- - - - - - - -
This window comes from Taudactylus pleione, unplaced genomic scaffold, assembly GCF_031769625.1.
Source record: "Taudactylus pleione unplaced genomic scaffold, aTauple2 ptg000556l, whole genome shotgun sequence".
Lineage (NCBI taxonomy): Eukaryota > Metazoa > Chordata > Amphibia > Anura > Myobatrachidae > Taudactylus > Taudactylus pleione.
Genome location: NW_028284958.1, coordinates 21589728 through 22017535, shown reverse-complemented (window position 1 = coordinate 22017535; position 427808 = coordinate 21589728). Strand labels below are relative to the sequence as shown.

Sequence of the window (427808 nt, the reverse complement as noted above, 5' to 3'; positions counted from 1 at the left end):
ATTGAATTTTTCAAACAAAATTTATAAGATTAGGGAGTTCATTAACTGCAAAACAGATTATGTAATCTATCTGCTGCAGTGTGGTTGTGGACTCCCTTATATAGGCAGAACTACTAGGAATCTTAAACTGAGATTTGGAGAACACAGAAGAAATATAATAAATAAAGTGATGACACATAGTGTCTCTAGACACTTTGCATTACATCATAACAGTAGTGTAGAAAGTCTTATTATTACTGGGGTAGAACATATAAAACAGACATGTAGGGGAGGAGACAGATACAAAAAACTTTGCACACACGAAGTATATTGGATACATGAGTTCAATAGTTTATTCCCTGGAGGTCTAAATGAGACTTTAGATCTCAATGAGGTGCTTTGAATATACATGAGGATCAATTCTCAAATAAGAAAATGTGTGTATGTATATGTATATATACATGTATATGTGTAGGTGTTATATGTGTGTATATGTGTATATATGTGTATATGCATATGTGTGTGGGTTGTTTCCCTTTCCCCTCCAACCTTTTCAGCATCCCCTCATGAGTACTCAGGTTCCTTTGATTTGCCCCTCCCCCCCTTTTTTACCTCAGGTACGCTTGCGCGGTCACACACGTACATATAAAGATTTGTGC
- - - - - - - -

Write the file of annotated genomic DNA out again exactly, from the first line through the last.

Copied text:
This window comes from Taudactylus pleione, unplaced genomic scaffold, assembly GCF_031769625.1.
Source record: "Taudactylus pleione unplaced genomic scaffold, aTauple2 ptg000556l, whole genome shotgun sequence".
Lineage (NCBI taxonomy): Eukaryota > Metazoa > Chordata > Amphibia > Anura > Myobatrachidae > Taudactylus > Taudactylus pleione.
Genome location: NW_028284958.1, coordinates 21589728 through 22017535, shown reverse-complemented (window position 1 = coordinate 22017535; position 427808 = coordinate 21589728). Strand labels below are relative to the sequence as shown.

Sequence of the window (427808 nt, the reverse complement as noted above, 5' to 3'; positions counted from 1 at the left end):
ATTGAATTTTTCAAACAAAATTTATAAGATTAGGGAGTTCATTAACTGCAAAACAGATTATGTAATCTATCTGCTGCAGTGTGGTTGTGGACTCCCTTATATAGGCAGAACTACTAGGAATCTTAAACTGAGATTTGGAGAACACAGAAGAAATATAATAAATAAAGTGATGACACATAGTGTCTCTAGACACTTTGCATTACATCATAACAGTAGTGTAGAAAGTCTTATTATTACTGGGGTAGAACATATAAAACAGACATGTAGGGGAGGAGACAGATACAAAAAACTTTGCACACACGAAGTATATTGGATACATGAGTTCAATAGTTTATTCCCTGGAGGTCTAAATGAGACTTTAGATCTCAATGAGGTGCTTTGAATATACATGAGGATCAATTCTCAAATAAGAAAATGTGTGTATGTATATGTATATATACATGTATATGTGTAGGTGTTATATGTGTGTATATGTGTATATATGTGTATATGCATATGTGTGTGGGTTGTTTCCCTTTCCCCTCCAACCTTTTCAGCATCCCCTCATGAGTACTCAGGTTCCTTTGATTTGCCCCTCCCCCCCTTTTTTACCTCAGGTACGCTTGCGCGGTCACACACGTACATATAAAGATTTGTGC